Browse the display cases of any big-box electronics retailer and you’re bound to see one statistic prominently displayed on each camera model, right beneath the name: megapixels. Consumers have come to understand this as the be-all, end-all fact of a camera’s worth. But does it really matter?
The short answer is no, megapixels do not matter.
The longer answer is that they sort of matter, but only if you’re scaling your image—that is, blowing it up to a larger size for printing. For computer uses, 5 megapixels are more than enough; after all, the average modern computer monitor is only 2 megapixels large.
More important than megapixels, according to the above video presented by Tech Quickie, are lesser understood photographic concepts:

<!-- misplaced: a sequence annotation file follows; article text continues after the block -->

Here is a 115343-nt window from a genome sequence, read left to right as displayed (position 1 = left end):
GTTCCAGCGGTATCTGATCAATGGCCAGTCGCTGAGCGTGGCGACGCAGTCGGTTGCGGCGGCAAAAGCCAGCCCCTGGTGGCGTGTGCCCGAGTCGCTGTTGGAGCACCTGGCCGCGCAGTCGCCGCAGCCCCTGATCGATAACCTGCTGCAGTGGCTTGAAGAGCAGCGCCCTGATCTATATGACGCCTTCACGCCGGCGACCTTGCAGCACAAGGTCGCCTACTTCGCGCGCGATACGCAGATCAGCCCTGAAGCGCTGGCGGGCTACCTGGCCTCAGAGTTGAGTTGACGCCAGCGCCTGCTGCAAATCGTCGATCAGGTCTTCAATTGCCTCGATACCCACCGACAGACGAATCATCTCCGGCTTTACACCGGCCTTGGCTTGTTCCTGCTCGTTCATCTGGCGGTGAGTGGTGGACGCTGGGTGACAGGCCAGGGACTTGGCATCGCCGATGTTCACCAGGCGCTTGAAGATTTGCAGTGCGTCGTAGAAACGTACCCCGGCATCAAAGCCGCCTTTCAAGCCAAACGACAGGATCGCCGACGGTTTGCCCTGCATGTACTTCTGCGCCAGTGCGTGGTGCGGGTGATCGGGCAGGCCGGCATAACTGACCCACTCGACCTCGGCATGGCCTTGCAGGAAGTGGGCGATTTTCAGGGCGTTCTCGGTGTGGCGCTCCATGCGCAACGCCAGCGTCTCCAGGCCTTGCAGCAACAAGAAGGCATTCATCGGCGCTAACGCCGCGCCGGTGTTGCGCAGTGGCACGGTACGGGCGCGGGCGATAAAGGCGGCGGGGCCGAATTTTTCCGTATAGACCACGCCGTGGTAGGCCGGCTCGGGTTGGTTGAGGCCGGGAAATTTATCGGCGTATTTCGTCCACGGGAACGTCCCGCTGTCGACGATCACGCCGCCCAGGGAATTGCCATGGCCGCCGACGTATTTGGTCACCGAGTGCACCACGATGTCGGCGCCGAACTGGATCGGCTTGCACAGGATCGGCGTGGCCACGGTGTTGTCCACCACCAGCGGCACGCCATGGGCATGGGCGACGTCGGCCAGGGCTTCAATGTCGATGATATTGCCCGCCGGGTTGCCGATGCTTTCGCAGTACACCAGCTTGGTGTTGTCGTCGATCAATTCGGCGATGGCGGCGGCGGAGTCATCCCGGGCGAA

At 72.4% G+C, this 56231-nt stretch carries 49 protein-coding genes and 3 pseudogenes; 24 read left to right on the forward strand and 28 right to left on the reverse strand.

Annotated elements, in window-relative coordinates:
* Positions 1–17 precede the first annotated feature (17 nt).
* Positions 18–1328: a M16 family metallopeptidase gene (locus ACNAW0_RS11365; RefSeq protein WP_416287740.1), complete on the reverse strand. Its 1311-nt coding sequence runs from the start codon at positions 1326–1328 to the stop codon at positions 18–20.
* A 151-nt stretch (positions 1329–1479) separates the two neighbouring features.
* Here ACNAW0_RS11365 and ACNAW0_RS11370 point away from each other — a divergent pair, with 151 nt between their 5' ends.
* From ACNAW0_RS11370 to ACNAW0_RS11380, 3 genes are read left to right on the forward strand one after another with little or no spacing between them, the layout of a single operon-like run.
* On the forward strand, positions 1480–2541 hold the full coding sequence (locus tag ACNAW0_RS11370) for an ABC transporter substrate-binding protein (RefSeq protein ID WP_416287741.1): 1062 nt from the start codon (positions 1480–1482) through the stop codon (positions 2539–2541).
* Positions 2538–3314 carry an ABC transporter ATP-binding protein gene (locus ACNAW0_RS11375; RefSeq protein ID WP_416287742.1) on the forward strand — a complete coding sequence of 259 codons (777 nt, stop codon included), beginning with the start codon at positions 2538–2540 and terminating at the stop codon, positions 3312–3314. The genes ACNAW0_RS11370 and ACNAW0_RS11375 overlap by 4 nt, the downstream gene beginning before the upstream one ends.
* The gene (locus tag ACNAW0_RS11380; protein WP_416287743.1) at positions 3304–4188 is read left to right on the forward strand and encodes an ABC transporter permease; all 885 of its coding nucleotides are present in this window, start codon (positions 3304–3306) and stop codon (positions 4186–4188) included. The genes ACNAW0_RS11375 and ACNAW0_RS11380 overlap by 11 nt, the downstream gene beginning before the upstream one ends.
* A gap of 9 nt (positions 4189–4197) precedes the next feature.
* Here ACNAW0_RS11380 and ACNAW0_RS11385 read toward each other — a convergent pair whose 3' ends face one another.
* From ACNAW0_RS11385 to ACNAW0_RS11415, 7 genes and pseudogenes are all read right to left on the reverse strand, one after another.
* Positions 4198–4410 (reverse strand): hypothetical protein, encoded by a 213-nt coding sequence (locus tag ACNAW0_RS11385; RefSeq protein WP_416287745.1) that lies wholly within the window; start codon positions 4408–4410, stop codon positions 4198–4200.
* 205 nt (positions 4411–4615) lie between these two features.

- Dynamic range (measured in f-stops, this tells you how balanced your light is going to be)
- CPU speed (the store employee may not even know this)
- Optical zoom length (ignore digital zoom; it’s garbage)
- Sensor size (35 is the highest, and it goes down in quality and price from there)
So if you’re looking to buy a new camera, go with a more nuanced understanding of how they work—you’re bound to find a better match than if you just bought the one with a superfluous amount of pixels.
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